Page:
48 Nicolas Santos        12 Fordham Prep         16:22.59
59 Hunter Wiles          12 Fordham Prep         17:06.67     
63 Anthony Cicileo       12 Fordham Prep         17:11.45 
90 Brian Casper          12 Fordham Prep         20:13.31 
Freshman Race – 1.5 Miles  - 2nd/6 teams        

4  Niall Ryan             9 Fordham Prep          9:27.77      4

 14 Roman Cammorata        9 Fordham Prep          9:57.21      8

 15 Miguel Negrete         9 Fordham Prep          9:58.18      9

 17 Charles Moderelli      9 Fordham Prep         10:12.10     10

 26 Gavin Joyce            9 Fordham Prep         10:31.94     17

 36 Fabiano Zanetti        9 Fordham Prep         10:49.74     26

 38 Saverio Amelio         9 Fordham Prep         10:54.52     27

 42 Connor Tinson          9 Fordham Prep         11:04.42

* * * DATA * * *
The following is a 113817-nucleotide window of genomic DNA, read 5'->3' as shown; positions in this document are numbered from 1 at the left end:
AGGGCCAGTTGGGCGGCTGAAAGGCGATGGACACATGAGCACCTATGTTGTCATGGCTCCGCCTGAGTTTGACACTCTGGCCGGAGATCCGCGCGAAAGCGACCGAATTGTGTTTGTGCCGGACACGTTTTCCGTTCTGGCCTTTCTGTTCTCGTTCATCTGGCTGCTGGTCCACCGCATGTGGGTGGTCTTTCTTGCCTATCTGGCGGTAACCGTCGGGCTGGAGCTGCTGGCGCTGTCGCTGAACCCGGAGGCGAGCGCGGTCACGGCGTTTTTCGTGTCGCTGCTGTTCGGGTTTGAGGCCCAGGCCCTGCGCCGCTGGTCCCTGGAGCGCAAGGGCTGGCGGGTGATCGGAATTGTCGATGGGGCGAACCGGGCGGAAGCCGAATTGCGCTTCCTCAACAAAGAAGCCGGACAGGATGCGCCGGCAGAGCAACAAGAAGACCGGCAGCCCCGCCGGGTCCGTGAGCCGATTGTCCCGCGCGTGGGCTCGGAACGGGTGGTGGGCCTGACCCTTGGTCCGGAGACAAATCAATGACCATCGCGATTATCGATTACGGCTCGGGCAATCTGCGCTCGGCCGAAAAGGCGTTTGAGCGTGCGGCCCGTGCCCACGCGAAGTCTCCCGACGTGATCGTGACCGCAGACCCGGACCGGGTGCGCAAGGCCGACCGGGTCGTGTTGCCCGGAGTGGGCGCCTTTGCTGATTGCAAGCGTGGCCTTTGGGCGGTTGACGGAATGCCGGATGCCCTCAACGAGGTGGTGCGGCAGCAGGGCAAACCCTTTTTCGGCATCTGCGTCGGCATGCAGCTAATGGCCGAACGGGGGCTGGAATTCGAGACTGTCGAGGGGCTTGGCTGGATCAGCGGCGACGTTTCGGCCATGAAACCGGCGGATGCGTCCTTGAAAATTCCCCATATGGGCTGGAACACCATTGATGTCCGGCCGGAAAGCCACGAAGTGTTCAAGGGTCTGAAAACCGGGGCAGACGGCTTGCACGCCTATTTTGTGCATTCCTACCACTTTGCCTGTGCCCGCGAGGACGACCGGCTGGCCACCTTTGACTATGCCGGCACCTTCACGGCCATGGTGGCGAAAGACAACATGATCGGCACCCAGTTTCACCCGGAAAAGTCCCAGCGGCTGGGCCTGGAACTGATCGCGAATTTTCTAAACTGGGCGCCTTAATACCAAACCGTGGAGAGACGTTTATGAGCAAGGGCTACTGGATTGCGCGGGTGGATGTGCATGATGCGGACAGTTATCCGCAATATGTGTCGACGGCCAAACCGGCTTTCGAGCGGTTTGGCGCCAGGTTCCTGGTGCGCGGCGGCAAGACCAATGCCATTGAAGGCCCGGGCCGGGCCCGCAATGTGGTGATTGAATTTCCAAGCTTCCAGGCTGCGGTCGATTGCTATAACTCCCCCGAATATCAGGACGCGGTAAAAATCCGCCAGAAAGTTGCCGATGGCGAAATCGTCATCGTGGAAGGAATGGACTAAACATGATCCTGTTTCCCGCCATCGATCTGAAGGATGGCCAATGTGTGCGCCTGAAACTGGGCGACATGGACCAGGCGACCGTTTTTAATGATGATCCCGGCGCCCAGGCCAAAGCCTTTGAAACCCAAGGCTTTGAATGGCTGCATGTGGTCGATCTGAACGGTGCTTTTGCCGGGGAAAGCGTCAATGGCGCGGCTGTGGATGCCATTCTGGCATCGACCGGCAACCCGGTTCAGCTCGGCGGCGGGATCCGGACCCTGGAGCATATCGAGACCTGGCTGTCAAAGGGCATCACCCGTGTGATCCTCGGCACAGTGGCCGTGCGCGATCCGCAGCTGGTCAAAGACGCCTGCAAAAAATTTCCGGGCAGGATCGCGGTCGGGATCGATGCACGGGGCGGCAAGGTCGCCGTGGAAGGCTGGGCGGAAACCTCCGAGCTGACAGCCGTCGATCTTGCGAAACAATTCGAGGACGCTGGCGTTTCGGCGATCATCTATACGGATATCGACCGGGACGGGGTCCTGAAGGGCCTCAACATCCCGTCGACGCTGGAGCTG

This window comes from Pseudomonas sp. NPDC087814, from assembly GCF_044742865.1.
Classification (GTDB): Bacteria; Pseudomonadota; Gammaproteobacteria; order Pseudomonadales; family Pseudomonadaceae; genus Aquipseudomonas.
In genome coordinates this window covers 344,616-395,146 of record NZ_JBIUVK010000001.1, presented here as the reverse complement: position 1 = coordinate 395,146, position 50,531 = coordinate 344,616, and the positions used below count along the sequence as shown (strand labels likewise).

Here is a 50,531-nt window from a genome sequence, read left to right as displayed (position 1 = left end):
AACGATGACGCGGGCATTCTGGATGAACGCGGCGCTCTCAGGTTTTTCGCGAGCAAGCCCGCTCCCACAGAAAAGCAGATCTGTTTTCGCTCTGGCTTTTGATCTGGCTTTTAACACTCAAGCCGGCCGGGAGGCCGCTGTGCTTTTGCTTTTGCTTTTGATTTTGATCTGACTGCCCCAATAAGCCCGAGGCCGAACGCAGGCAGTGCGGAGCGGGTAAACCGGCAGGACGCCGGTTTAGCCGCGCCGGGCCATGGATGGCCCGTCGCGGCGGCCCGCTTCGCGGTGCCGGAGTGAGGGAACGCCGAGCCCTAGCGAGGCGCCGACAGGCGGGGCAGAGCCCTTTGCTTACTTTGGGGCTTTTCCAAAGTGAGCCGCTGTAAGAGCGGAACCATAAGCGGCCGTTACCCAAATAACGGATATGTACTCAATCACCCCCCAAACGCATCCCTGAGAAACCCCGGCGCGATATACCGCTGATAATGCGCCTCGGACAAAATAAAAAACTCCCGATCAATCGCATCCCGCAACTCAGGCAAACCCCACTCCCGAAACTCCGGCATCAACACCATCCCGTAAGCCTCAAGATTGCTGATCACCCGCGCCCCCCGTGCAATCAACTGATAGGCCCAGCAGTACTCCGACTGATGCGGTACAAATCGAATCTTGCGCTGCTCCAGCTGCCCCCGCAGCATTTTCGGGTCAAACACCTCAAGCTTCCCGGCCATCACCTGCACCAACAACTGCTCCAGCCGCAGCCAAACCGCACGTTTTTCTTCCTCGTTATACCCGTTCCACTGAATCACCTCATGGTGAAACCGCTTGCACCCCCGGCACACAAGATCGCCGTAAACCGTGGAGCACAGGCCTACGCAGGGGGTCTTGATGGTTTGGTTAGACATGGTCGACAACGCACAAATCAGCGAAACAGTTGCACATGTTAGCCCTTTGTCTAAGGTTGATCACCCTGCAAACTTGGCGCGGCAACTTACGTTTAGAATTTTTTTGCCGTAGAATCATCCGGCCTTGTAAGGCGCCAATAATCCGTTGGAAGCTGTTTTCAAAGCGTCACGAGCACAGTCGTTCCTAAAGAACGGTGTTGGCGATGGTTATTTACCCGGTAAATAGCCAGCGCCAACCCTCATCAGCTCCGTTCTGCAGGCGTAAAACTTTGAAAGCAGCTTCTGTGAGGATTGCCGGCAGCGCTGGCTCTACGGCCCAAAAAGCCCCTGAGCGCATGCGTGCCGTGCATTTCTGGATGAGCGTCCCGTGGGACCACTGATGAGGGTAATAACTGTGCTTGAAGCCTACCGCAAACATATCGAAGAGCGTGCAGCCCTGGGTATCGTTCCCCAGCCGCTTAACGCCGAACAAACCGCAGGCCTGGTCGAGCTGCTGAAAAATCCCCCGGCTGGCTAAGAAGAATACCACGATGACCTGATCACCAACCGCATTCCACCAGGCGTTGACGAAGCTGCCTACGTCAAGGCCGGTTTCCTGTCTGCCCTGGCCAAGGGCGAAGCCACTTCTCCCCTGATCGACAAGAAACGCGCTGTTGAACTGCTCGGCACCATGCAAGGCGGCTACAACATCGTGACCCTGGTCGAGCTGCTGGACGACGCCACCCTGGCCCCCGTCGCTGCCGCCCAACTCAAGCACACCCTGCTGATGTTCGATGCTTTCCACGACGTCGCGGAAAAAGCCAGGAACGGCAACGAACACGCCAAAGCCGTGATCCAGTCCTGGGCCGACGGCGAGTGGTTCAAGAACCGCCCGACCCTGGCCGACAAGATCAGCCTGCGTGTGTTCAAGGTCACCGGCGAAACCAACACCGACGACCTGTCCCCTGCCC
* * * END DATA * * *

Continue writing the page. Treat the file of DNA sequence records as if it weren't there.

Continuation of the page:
50 Michael McCrory        9 Fordham Prep         11:20.37      

 56 Alexander Kosko        9 Fordham Prep         11:28.81      

 58 Charles O'Connor       9 Fordham Prep         11:31.88      

 59 Kevin Woods            9 Fordham Prep         11:32.36      

 60 Joseph Jones           9 Fordham Prep         11:32.95      

 62 Dawson Tesgallo        9 Fordham Prep         11:34.95      

 65 Aidan Curry            9 Fordham Prep         11:45.38      

 67 Giovanni La Vecchia    9 Fordham Prep         11:46.67      

 68 Skyler Antonio         9 Fordham Prep         11:48.20      

 69 John Lundin            9 Fordham Prep         11:53.05      

 74 Stephan Thompson       9 Fordham Prep         12:04.46      

 75 John Melly             9 Fordham Prep         12:14.69      

 76 Brendan Hamilton       9 Fordham Prep         12:16.60      

 82 James Murphy           9 Fordham Prep         13:01.89      

 83 Kristian Romero        9 Fordham Prep         13:03.12      

 85 Rowan Murphy           9 Fordham Prep         13:07.91      

 87 Justin Jordaens        9 Fordham Prep         13:19.15      

 89 Elijah Suero           9 Fordham Prep         13:33.11      

 91 Giordanis Guerrero     9 Fordham Prep         13:41.82      

 92 Steven Ogando          9 Fordham Prep         13:42.03